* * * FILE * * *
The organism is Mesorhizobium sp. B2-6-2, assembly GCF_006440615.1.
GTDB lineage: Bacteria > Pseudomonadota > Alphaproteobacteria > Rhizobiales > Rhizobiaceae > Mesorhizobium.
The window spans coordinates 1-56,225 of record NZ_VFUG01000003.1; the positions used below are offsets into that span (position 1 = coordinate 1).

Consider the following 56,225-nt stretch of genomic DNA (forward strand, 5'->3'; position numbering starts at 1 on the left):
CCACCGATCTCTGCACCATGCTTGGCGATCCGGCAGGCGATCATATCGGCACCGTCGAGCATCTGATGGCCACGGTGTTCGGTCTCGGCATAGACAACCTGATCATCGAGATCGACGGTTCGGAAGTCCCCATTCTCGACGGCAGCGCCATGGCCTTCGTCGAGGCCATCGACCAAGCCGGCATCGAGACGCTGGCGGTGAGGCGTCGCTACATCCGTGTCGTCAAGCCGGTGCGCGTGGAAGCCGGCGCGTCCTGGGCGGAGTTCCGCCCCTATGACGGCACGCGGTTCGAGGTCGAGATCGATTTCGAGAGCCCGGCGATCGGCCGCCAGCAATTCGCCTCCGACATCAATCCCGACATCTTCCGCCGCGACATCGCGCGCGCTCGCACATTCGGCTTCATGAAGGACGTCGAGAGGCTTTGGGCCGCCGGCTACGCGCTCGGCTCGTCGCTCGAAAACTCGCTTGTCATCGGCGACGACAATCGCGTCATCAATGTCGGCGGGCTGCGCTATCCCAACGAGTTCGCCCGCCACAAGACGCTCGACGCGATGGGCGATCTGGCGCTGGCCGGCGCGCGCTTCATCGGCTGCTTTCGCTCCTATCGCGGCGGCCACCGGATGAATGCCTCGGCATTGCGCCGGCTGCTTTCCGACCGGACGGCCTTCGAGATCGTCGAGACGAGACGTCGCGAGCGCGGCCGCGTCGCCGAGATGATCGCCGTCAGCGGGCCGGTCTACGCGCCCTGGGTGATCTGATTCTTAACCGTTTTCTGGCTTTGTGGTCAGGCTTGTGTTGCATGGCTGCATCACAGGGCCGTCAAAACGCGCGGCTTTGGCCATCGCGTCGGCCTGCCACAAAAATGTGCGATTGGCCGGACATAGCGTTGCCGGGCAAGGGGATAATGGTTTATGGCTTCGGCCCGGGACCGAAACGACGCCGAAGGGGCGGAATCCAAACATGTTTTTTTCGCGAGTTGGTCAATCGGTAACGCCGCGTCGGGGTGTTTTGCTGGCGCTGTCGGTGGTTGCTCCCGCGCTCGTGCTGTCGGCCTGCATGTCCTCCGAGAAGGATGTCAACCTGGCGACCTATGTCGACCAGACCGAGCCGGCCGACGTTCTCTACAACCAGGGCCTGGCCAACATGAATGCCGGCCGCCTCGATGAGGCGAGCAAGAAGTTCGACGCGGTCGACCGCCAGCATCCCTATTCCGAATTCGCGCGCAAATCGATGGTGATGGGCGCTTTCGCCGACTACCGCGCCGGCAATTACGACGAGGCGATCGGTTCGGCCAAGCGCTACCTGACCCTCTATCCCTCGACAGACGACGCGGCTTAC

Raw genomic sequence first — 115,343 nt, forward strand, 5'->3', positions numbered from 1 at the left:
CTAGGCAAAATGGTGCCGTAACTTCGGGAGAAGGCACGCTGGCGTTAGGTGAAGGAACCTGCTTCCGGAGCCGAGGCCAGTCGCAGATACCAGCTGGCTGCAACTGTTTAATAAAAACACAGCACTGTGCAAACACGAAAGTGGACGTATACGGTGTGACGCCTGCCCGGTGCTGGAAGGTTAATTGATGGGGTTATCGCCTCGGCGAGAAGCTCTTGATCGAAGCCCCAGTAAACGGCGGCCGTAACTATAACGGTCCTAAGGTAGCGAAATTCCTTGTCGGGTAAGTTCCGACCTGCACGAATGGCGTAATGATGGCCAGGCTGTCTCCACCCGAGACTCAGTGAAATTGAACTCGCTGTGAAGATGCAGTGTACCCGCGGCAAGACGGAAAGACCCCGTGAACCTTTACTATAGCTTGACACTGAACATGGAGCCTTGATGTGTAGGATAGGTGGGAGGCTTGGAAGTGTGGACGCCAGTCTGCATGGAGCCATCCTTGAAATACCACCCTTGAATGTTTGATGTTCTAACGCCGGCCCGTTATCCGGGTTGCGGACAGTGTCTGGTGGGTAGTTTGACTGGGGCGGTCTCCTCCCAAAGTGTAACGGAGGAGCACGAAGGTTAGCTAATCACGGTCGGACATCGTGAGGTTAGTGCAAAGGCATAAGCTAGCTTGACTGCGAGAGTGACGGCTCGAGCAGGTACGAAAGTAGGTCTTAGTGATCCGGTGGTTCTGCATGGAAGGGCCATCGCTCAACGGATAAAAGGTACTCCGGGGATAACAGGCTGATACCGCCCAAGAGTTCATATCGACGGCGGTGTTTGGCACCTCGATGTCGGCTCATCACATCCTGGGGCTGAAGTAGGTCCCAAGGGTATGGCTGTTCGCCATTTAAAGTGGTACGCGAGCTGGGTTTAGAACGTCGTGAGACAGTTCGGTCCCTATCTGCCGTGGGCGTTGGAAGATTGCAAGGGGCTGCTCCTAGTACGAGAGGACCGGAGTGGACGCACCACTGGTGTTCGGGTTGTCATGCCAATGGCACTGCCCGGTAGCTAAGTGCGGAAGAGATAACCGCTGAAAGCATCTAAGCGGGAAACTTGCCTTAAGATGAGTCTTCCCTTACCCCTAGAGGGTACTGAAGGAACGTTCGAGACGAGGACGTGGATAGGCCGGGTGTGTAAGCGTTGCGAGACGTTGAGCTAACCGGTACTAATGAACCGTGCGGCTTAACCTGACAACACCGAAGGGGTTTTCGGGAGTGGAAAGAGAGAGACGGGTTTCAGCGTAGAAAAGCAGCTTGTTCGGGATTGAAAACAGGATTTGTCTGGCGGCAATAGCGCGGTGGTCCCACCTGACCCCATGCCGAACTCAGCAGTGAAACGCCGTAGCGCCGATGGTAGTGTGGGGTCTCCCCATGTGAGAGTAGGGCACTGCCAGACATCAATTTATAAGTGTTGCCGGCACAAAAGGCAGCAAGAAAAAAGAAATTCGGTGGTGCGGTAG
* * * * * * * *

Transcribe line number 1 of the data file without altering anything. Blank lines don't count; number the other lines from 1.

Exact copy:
The organism is Mesorhizobium sp. B2-6-2, assembly GCF_006440615.1.